Attorneys general from at least 11 states have announced Thursday they are investigating Instagram’s impacts on children and teens, and whether Instagram’s parent company Facebook, or Meta, broke the law after possibly ignoring internal research suggesting the app was harmful.
Attorneys general from New York, Connecticut, California, Florida, Kentucky, Massachusetts, Nebraska, New Jersey, Pennsylvania, Tennessee, and Vermont said the investigation will take a look at whether Facebook “violated state consumer protection laws” and “put the public at risk” by promoting and providing the app to those under the age of 18, despite being aware of its negative effects on them.
A Facebook internal study on Instagram’s effects on teen mental health found that Instagram worsened “body image issues” for “one in three teenage girls,” 20% of teenagers blamed the app for making them feel worse about themselves and 6% of teens traced suicidal thoughts back to the app.
According to the attorneys general, the investigation will focus on “techniques” Facebook allegedly used to “increase the frequency and duration” that kids and teens use the app and how they are affected by frequently using the app.
Facebook said in a statement the investigation displays a “deep misunderstanding of the facts,” and the company is building new features to help people deal with “negative social comparisons or body image issues” and “parental supervision controls.”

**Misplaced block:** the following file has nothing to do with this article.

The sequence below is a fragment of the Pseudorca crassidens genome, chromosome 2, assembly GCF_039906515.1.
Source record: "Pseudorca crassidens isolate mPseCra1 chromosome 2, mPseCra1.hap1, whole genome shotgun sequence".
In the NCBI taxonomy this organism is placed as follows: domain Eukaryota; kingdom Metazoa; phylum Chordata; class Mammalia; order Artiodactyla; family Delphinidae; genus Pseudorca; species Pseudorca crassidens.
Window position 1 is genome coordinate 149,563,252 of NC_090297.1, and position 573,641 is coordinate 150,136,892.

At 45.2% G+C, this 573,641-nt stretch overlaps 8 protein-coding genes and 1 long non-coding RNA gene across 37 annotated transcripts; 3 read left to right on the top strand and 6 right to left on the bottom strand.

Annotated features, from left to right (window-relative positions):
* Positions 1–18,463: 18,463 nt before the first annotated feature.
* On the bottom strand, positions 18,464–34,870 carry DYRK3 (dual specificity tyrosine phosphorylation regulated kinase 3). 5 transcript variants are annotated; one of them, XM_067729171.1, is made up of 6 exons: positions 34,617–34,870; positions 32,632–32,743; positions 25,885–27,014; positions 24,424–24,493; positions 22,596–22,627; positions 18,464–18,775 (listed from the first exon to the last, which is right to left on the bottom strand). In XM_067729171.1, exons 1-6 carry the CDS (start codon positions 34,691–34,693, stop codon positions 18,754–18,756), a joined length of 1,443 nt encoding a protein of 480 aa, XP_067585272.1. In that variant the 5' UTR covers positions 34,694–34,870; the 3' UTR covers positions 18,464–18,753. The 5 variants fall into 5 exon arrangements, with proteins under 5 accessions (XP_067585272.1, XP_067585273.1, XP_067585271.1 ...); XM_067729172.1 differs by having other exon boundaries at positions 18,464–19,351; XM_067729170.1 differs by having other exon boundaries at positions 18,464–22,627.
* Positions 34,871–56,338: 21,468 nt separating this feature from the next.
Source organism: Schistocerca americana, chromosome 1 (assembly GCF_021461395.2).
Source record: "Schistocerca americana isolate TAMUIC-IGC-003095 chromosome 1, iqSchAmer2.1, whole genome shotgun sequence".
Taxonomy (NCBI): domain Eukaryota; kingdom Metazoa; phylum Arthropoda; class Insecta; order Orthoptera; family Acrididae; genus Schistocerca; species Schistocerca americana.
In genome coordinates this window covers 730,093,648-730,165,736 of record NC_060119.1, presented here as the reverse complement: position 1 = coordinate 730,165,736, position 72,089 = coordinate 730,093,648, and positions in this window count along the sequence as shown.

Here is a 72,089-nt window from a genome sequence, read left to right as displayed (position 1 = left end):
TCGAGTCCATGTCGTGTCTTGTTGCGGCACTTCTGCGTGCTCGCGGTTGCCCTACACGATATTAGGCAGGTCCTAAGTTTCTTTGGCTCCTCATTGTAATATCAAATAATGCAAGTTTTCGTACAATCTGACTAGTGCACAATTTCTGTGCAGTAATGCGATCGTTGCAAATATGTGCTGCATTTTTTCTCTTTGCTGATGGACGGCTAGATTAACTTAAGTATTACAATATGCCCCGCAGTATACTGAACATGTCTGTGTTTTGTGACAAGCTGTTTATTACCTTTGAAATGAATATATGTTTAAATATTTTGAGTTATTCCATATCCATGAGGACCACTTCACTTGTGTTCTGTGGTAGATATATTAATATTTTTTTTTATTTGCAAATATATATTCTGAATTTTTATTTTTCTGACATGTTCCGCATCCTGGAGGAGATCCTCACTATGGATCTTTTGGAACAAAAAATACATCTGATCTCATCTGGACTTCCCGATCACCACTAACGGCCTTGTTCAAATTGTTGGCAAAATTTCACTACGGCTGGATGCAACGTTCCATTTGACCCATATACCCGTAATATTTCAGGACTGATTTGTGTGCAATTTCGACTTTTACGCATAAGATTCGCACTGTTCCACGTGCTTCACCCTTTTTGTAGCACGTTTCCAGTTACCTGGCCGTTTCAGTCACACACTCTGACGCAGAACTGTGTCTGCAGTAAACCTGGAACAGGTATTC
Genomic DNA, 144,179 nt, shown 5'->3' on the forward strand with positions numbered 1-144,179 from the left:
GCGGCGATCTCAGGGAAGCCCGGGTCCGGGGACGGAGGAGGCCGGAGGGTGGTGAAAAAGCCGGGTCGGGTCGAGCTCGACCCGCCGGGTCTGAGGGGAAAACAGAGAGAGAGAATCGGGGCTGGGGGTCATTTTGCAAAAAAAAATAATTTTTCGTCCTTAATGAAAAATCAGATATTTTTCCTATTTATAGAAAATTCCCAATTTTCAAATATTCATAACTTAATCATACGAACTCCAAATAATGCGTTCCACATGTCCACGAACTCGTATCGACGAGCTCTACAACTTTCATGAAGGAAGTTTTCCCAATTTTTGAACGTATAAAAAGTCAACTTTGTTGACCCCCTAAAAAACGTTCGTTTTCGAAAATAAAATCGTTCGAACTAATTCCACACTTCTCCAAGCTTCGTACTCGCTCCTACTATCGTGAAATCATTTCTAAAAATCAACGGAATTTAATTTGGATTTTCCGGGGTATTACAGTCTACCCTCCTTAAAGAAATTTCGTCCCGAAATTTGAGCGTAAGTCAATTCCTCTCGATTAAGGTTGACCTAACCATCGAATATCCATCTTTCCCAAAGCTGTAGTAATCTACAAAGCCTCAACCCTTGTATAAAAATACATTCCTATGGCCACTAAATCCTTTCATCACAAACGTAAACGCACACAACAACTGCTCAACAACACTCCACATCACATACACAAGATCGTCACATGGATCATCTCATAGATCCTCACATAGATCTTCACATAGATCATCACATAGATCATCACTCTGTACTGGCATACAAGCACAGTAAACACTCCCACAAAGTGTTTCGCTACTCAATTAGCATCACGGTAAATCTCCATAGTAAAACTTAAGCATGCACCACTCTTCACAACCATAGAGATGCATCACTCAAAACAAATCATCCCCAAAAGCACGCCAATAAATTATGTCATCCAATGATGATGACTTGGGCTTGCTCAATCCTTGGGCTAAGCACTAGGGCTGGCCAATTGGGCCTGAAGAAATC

The company also said it is “exploring ways” to give teens “even more age-appropriate experiences.”
“Our coalition will not hesitate to take whatever action is necessary to protect children and young adults from the harms Instagram and other social media platforms risk to so many,” New York Attorney General Leticia James said in a press release Thursday.
Facebook CEO Mark Zuckerberg said reports on the research of Instagram’s effect on teens were “mischaracterized,” and that the research “actually demonstrated” the app helps teens when they are “struggling with hard moments.” Zuckerberg said their research showed that more teenage girls that struggled with eating issues told them the app “made those difficult times better rather than worse.” An Instagram blog post also said the app’s effects on teens were “mixed,” and it could be negative or positive based on their “state of mind when they use it.”
Following the release of the research on Instagram’s effect on teen mental health in a blockbuster report in the Wall Street Journal, lawmakers renewed calls in September for Facebook to abandon its plans to release an Instagram for kids. Instagram said it would pause its work on the project, but reiterated its belief that parents should have the option to allow “their children (to) access to a version of Instagram that is designed for them.” Facebook whistleblower Francis Haugen testified to Congress in October claiming the company ignored its internal research on Instagram’s effect on teens and placed its “profits before people.” Facebook has denied this and instead said that they will use the research to improve Instagram.
Facebook Internal Research Found Instagram Can Be Very Harmful To Young Girls, Report Says (Forbes)
Facebook Publishes Criticized Instagram Research Into Teen Health Ahead Of Congressional Testimony (Forbes)
Lawmakers Demand Facebook Abandon Plans For Instagram For Kids — Again (Forbes)